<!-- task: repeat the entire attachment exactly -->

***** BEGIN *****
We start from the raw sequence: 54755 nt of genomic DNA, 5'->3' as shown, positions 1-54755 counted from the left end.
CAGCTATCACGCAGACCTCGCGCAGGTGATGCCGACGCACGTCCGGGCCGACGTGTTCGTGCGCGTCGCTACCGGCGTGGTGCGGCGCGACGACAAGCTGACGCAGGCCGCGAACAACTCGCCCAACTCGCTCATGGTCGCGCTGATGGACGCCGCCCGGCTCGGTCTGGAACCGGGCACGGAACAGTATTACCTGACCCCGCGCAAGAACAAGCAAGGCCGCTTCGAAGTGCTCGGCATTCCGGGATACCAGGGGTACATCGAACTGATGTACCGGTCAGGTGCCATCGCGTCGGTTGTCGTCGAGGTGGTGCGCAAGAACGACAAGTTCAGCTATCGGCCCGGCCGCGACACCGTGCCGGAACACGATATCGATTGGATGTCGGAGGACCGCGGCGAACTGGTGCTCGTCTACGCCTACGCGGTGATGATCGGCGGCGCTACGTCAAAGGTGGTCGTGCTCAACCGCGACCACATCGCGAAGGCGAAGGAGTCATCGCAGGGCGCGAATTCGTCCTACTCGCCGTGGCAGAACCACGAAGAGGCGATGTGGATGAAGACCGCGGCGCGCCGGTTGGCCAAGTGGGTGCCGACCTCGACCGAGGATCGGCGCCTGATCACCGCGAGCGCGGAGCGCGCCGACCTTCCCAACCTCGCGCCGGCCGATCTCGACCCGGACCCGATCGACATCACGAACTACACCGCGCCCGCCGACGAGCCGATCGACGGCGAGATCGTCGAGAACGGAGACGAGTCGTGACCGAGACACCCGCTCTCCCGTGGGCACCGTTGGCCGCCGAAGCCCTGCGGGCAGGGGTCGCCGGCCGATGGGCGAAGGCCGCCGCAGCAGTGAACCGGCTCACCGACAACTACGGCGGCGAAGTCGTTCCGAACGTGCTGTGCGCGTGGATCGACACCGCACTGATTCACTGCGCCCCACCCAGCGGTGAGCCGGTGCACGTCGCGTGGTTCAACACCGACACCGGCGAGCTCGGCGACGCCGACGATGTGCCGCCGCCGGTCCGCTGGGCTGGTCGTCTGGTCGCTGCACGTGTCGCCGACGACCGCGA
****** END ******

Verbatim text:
We start from the raw sequence: 54755 nt of genomic DNA, 5'->3' as shown, positions 1-54755 counted from the left end.
CAGCTATCACGCAGACCTCGCGCAGGTGATGCCGACGCACGTCCGGGCCGACGTGTTCGTGCGCGTCGCTACCGGCGTGGTGCGGCGCGACGACAAGCTGACGCAGGCCGCGAACAACTCGCCCAACTCGCTCATGGTCGCGCTGATGGACGCCGCCCGGCTCGGTCTGGAACCGGGCACGGAACAGTATTACCTGACCCCGCGCAAGAACAAGCAAGGCCGCTTCGAAGTGCTCGGCATTCCGGGATACCAGGGGTACATCGAACTGATGTACCGGTCAGGTGCCATCGCGTCGGTTGTCGTCGAGGTGGTGCGCAAGAACGACAAGTTCAGCTATCGGCCCGGCCGCGACACCGTGCCGGAACACGATATCGATTGGATGTCGGAGGACCGCGGCGAACTGGTGCTCGTCTACGCCTACGCGGTGATGATCGGCGGCGCTACGTCAAAGGTGGTCGTGCTCAACCGCGACCACATCGCGAAGGCGAAGGAGTCATCGCAGGGCGCGAATTCGTCCTACTCGCCGTGGCAGAACCACGAAGAGGCGATGTGGATGAAGACCGCGGCGCGCCGGTTGGCCAAGTGGGTGCCGACCTCGACCGAGGATCGGCGCCTGATCACCGCGAGCGCGGAGCGCGCCGACCTTCCCAACCTCGCGCCGGCCGATCTCGACCCGGACCCGATCGACATCACGAACTACACCGCGCCCGCCGACGAGCCGATCGACGGCGAGATCGTCGAGAACGGAGACGAGTCGTGACCGAGACACCCGCTCTCCCGTGGGCACCGTTGGCCGCCGAAGCCCTGCGGGCAGGGGTCGCCGGCCGATGGGCGAAGGCCGCCGCAGCAGTGAACCGGCTCACCGACAACTACGGCGGCGAAGTCGTTCCGAACGTGCTGTGCGCGTGGATCGACACCGCACTGATTCACTGCGCCCCACCCAGCGGTGAGCCGGTGCACGTCGCGTGGTTCAACACCGACACCGGCGAGCTCGGCGACGCCGACGATGTGCCGCCGCCGGTCCGCTGGGCTGGTCGTCTGGTCGCTGCACGTGTCGCCGACGACCGCGA